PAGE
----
In the 1960s, the Israeli government decided to build towns for the Bedouin population of the Negev, a desert area in the southern part of Israel. These towns have often been interpreted as the outcome of an ill-intentioned history of colonization and expropriation. This article offers a different account of the Negev towns, by examining the first plan for a Bedouin settlement commissioned by the government in 1960 that was never built. The outcome of a collaboration between an Israeli Palestinian architect and a Jewish dilettante, the plan aimed at preserving what the two imagined to be a Bedouin identity at risk of being lost through the process of modernization. It thus modified modernist design principles so they would rehabilitate that identity. This article examines the conception and the reception of the plan. It argues that for the architects, the challenge of housing the Negev Bedouin was not a matter of expropriation, nor was it necessarily about accounting for the actual needs of the Bedouin; rather, the architects saw the commission as an opportunity to develop a counter-voice to high-modernism and to the state’s project of blanket modernization.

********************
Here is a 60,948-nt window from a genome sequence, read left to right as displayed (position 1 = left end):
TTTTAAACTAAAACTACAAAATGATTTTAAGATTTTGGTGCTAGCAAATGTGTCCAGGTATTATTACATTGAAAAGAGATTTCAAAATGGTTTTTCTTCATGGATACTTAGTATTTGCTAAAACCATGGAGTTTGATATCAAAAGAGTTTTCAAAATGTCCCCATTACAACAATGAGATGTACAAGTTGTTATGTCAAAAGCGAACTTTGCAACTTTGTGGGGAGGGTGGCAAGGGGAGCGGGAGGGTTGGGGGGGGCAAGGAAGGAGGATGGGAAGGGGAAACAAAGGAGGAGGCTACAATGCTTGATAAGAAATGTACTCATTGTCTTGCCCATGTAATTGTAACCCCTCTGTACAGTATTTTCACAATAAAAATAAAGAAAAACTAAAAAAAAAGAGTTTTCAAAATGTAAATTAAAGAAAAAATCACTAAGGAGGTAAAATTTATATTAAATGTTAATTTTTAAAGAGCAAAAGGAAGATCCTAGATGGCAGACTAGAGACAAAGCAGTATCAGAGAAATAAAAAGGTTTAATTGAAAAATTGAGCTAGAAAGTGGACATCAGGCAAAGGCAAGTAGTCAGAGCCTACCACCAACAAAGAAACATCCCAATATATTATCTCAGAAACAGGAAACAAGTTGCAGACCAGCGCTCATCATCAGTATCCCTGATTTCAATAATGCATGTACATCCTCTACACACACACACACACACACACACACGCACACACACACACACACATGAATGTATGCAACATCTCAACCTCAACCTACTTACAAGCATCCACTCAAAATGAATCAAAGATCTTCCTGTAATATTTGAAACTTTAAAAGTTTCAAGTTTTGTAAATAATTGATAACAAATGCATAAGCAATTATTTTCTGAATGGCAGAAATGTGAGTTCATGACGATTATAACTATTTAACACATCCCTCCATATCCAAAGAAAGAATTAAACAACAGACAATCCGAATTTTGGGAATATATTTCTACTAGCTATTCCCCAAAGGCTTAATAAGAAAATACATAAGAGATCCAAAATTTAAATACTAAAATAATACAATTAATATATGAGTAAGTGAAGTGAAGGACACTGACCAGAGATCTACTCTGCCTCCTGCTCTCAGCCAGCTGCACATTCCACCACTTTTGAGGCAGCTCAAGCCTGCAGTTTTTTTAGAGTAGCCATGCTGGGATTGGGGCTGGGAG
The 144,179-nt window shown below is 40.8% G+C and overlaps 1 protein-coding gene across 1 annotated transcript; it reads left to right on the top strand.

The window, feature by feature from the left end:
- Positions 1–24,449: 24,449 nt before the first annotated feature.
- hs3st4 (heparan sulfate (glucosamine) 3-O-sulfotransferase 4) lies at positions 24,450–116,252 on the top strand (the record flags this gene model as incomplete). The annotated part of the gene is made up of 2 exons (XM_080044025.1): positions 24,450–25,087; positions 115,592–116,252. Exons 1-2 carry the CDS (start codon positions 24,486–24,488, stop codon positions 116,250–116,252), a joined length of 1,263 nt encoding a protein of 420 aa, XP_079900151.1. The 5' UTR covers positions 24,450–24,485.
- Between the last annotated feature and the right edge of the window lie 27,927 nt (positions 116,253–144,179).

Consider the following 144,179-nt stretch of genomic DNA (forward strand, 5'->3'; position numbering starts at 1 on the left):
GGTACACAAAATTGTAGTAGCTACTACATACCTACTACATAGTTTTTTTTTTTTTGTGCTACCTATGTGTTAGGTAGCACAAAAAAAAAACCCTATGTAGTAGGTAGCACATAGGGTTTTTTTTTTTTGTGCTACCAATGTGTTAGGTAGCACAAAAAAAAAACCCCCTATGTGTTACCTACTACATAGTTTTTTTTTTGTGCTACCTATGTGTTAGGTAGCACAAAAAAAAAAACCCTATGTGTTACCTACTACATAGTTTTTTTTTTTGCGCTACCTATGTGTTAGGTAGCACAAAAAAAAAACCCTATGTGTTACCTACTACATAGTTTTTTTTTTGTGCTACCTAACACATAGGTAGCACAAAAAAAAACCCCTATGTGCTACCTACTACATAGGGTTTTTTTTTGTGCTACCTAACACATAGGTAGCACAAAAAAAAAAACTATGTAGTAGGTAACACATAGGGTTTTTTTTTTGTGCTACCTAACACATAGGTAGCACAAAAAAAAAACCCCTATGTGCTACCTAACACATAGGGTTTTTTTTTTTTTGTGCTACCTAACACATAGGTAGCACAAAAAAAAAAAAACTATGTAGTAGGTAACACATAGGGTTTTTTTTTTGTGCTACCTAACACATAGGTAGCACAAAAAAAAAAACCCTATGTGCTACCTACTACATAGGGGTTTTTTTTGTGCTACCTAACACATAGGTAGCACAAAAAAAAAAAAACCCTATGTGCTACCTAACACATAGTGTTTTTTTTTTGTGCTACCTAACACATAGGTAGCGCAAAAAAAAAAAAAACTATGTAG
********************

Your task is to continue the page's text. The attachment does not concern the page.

- Architecture -- Bedouin -- 20th century -- Israel -- Negev -- Tel Sheva
- Cities and towns -- Bedouin -- Israel -- Negev -- Tel Sheva
- Housing -- Bedouin -- 20th century -- Israel -- Negev -- Tel Sheva
- Modern Movement -- Israel -- Negev